In a general sense, those skilled in the art will recognize that the various aspects described herein which can be implemented, individually and/or collectively, by a wide range of hardware, software, firmware, and/or any combination thereof can be viewed as being composed of various types of “electrical circuitry.” Consequently, as used herein “electrical circuitry” includes, but is not limited to, electrical circuitry having at least one discrete electrical circuit, electrical circuitry having at least one integrated circuit, electrical circuitry having at least one application specific integrated circuit, electrical circuitry forming a general purpose computing device configured by a computer program (e.g., a general purpose computer configured by a computer program which at least partially carries out processes and/or devices described herein, or a microprocessor configured by a computer program which at least partially carries out processes and/or devices described herein), electrical circuitry forming a memory device (e.g., forms of memory (e.g., random access, flash, read only, etc.)), and/or electrical circuitry forming a communications device (e.g., a modem, communications switch, optical-electrical equipment, etc.). Those having skill in the art will recognize that the subject matter described herein may be implemented in an analog or digital fashion or some combination thereof.
  • [0259]
    Those skilled in the art will recognize that at least a portion of the devices and/or processes described herein can be integrated into a data processing system. Those having skill in the art will recognize that a data processing system generally includes one or more of a system unit housing, a video display device, memory such as volatile or non-volatile memory, processors such as microprocessors or digital signal processors, computational entities such as operating systems, drivers, graphical user interfaces, and applications programs, one or more interaction devices (e.g., a touch pad, a touch screen, an antenna, etc.), and/or control systems including feedback loops and control motors (e.g., feedback for sensing position and/or velocity; control motors for moving and/or adjusting components and/or quantities). A data processing system may be implemented utilizing suitable commercially available components, such as those typically found in data computing/communication and/or network computing/communication systems.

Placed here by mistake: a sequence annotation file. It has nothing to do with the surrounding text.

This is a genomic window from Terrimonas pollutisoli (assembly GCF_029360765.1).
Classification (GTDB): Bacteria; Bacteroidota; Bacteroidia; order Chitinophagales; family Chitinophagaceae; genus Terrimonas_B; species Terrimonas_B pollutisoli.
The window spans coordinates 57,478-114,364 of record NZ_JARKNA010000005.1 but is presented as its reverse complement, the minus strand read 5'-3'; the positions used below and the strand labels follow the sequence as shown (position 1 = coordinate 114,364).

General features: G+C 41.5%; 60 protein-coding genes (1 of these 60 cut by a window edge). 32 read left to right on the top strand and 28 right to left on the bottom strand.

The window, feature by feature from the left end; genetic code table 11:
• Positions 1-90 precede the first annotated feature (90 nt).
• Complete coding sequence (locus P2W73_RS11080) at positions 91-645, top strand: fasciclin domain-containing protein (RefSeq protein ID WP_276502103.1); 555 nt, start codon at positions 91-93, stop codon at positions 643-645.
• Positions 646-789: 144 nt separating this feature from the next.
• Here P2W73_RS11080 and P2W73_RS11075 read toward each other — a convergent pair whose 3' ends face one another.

• [0260]
    Those skilled in the art will recognize that it is common within the art to implement devices and/or processes and/or systems, and thereafter use engineering and/or other practices to integrate such implemented devices and/or processes and/or systems into more comprehensive devices and/or processes and/or systems. That is, at least a portion of the devices and/or processes and/or systems described herein can be integrated into other devices and/or processes and/or systems via a reasonable amount of experimentation. Those having skill in the art will recognize that examples of such other devices and/or processes and/or systems might include—as appropriate to context and application—all or part of devices and/or processes and/or systems of (a) an air conveyance (e.g., an airplane, rocket, helicopter, etc.), (b) a ground conveyance (e.g., a car, truck, locomotive, tank, armored personnel carrier, etc.), (c) a building (e.g., a home, warehouse, office, etc.), (d) an appliance (e.g., a refrigerator, a washing machine, a dryer, etc.), (e) a communications system (e.g., a networked system, a telephone system, a Voice over IP system, etc.), (f) a business entity (e.g., an Internet Service Provider (ISP) entity such as Comcast Cable, Qwest, Southwestern Bell, etc.), or (g) a wired/wireless services entity (e.g., Sprint, Cingular, Nextel, etc.), etc.
  • [0261]
    In certain cases, use of a system or method may occur in a territory even if components are located outside the territory. For example, in a distributed computing context, use of a distributed computing system may occur in a territory even though parts of the system may be located outside of the territory (e.g., relay, server, processor, signal-bearing medium, transmitting computer, receiving computer, etc. located outside the territory).
  • [0262]
    A sale of a system or method may likewise occur in a territory even if components of the system or method are located and/or used outside the territory.
  • [0263]
    Further, implementation of at least part of a system for performing a method in one territory does not preclude use of the system in another territory.
  • [0264]